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Book notes: Good Strategy, Bad Strategy

Book notes on Richard Rumelt's "Good Strategy / Bad Strategy"

These are my notes on Professor Richard Rumelt’s Good Strategy / Bad Strategy.

The book is an excellent introduction about what strategy is and what is not.

You can see Rumelt talking about the content of the book in this video.

Key Insights

  • Basic idea of strategy: apply strength to opportunity.
  • Subtle shifts in viewpoints is a huge source of strength.
  • Most useful shift in viewpoint: thinking about your own thinking.
    • Question your own ideas.
  • A new strategy is an hypothesis and its implementation an experiment.
  • Good strategy:
    • Has:
      1. Diagnosis:
        • Simplifies reality by identifying the critical aspects.
        • Answers: “What is going on here?”.
      2. Guiding policy:
        • It channels action in certain direction without defining exactly what shall be done.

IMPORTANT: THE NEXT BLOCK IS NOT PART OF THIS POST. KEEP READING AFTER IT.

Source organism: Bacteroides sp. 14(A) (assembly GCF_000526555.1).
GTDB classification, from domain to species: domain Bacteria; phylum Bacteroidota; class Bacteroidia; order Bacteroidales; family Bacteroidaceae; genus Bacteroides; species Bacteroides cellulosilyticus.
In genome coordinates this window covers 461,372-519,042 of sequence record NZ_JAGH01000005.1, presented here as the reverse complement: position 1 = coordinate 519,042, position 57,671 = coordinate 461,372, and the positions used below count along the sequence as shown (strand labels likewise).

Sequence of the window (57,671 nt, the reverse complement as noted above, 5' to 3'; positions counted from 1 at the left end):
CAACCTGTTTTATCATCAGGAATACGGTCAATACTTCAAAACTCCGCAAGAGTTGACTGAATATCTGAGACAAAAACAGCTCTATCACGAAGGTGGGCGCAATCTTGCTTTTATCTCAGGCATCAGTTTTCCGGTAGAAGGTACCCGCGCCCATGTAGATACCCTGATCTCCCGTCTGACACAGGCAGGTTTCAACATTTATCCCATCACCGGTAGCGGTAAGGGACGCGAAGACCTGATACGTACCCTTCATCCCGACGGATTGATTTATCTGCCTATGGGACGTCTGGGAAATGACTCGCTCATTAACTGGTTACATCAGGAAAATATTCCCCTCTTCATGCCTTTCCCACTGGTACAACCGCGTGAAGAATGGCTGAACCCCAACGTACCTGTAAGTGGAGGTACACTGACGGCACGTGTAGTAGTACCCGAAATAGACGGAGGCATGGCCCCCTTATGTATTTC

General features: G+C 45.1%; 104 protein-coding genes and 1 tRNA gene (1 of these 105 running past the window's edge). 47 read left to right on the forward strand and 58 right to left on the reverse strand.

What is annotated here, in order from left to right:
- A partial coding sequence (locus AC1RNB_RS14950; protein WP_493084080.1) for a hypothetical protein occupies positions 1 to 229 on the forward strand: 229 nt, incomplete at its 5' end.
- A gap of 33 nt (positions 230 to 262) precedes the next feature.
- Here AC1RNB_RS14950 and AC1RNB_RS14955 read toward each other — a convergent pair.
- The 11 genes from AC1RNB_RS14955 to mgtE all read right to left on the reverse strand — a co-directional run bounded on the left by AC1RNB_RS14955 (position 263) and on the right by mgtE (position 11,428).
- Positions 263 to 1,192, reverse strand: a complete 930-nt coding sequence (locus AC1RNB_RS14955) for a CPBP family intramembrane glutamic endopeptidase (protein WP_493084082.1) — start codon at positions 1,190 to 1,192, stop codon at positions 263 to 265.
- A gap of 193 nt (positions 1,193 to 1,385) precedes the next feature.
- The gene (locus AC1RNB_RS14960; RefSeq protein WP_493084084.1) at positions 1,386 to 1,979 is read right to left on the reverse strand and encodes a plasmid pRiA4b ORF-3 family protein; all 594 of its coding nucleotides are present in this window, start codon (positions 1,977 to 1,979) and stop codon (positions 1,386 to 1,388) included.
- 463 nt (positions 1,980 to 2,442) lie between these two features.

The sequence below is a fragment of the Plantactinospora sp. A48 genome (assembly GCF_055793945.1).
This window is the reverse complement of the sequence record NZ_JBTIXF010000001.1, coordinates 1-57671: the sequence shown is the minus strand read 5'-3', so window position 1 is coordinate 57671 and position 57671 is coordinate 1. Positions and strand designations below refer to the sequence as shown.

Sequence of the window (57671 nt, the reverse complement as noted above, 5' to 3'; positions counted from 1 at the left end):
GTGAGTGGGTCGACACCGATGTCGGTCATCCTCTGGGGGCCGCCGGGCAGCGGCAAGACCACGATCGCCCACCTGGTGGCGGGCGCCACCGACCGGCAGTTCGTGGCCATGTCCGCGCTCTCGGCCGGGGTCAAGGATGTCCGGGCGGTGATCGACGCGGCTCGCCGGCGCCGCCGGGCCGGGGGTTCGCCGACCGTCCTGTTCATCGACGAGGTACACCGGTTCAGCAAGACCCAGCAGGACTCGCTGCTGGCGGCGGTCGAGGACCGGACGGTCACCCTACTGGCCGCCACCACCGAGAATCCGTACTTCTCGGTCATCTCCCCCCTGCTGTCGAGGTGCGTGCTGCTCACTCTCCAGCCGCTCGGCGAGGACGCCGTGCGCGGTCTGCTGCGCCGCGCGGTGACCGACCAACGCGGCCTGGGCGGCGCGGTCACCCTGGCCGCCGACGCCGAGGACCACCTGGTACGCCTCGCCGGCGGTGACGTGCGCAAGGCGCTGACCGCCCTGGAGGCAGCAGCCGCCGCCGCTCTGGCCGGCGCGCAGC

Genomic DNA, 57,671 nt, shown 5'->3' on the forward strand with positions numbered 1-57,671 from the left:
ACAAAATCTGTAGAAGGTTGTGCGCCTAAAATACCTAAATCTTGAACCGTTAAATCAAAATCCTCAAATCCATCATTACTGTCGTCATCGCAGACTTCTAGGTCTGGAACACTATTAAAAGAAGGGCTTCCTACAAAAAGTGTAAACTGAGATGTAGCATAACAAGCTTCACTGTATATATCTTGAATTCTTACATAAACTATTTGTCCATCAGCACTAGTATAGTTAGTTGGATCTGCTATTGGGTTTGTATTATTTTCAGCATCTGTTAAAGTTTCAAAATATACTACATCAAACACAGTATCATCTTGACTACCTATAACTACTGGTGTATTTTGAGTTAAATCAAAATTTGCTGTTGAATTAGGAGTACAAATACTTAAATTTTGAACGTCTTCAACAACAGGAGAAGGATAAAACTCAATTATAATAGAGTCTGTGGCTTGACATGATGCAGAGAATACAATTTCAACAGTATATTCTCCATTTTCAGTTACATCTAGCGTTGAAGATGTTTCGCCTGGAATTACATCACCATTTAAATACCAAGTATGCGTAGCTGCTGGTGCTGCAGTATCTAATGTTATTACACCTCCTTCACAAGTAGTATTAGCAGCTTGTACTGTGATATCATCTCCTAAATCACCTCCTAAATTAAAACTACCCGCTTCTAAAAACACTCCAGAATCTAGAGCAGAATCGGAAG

• Drawn upon or creates sources of advantage.
      3. Coherent action.
    • Emphasize focus over compromise.
    • Build on knowledge only available to your company.
    • Is an advantage on itself.
  • Strategy is not about choice/decision but about design, more constructed than chosen.
    • Most of the work in system design is figuring out the interactions.
  • Strategy is as much what to do as what not to do.
  • The secret of using advantage is understanding the advantage itself:
    • Which kind it is.
    • Under which conditions it is.
  • Quality matters when quantity is an inadequate substitute.